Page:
There Is No Such Thing.
“PAUSE THE MOVIE!! I HAVE TO GO TO THE BATHROOM!!!”
“WILL YOU COME WITH ME??”
“… To the bathroom?”
“It’s ten steps down the hall.”
“I WANT SOMEBODY TO COME WITH ME!!” He hops, with impressive eight year-old vigor, from one foot to the next, his right hand kinking the low area of his pajamas like a garden house. “COME WITH ME PLEEEASE!!”
“Hey, you’re a big guy, you can manage a trip to the bath–”
“PLEEEEEASE DADDY I REALLY HAVE TO GO!!”
“Ok, ok, I’ll walk with you on my way to the kitchen. But you have to use the bathroom by yourself.”
Despite their best efforts, my children believe in monsters. They won’t consciously admit it, but they do. The four year-old is generally frightened of things that would frighten most four year-olds, but the eight year-old boy’s phantasmagorical fears are more unpredictable. He feins bravery when it comes to choosing books and movies, and he may even be brave during the telling of such stories, but once the story is finished and the bedroom is quiet and dark, he is left to pit those afterimages against his own inescapable imagination, and sometimes he succumbs to the electric childhood dread of what might be lurking around the corner or in some unseen sliver of a familiar room.
These moments sometimes lead to sleepless nights, but usually just result in handheld trips to the bathroom and a prolonged bedtime with lots of nervous chatter and an extra light. It is my job to fight off the monsters, so I do my best to address his jitters as honestly as possible. He asks me if [random spooky thing] frightened me too and I tell him that yes, it did in the context of the story because I was worried about the outcome, but it doesn’t scare me now because it was just a story and I don’t believe in monsters.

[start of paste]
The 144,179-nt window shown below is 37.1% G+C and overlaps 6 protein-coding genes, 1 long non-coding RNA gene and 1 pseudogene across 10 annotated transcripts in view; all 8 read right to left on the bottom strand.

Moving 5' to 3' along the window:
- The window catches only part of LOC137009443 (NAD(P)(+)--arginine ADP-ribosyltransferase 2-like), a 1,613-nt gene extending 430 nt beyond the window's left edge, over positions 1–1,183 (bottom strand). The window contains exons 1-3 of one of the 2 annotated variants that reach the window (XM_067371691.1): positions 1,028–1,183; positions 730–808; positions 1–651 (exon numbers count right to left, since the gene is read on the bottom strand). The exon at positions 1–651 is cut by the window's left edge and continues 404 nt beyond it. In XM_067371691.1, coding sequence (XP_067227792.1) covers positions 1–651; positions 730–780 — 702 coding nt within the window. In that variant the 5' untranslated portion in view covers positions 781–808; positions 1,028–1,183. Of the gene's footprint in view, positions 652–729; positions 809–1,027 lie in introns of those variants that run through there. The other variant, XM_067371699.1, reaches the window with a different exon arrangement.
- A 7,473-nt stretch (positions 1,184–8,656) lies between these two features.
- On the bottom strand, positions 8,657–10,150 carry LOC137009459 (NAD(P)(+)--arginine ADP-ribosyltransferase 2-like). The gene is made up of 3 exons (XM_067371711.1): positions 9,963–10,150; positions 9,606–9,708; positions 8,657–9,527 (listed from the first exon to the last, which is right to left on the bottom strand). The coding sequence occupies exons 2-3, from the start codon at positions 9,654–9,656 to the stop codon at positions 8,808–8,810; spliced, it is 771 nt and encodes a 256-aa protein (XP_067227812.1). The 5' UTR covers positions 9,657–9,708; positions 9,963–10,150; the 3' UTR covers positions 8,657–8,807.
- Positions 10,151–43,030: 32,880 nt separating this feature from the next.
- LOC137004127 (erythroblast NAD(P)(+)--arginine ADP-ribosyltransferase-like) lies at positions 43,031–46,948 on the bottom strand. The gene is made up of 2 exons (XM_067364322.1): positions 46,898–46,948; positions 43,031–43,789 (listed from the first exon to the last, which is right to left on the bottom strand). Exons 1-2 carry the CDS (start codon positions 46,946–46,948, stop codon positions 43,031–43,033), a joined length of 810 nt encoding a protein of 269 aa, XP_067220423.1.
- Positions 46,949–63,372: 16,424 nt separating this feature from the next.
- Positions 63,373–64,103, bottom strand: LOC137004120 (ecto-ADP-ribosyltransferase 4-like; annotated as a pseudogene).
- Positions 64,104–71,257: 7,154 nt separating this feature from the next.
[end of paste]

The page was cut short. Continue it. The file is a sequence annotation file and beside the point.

One of these days, my kids are going discover that their sensible Dad is also a damned fraud.
They’re going to discover that their own Dad cannot sleep in a room that is too dark, or too quiet. Or that he must always close the closet door before he climbs into bed. Or that he has still not watched The Walking Dead because he is afraid it will keep him up at nights. One day, they will discover that their Dad claimed to believe in ghosts until probably age 25, because of his lifelong conviction that saying There Is No Such Thing As Ghosts was actually the charm that would bring the phantoms rushing into the room, wide-eyed and clothed in death.
I know better now. The world is scary enough without monsters … right?
Last night, our 4 year old crawled into bed with us. She curled up next to me, and was asleep again within seconds. I remain awake as I so often do when woken in the night. Within minutes, I hear her whimper and feel her body give a minuscule writhe. She wakes, her breath quickening beside me.
“Daddy, I had a bad dream.”
“Oh, I’m sorry, about what?”
“Zombies. There were good zombies in our house, and then bad ones. And you died.”
“Ohhh, it’s … OK, love. There’s no zombies and I’m right here.”
I pull the covers up around her shoulders and she snuggles deeper into the curve of me and tumbles back into her 4 year old sleep.
I lie awake, rearranging the shadows. My heart skips a beat as the house creaks, my eyes flicker toward the dark corners of the room.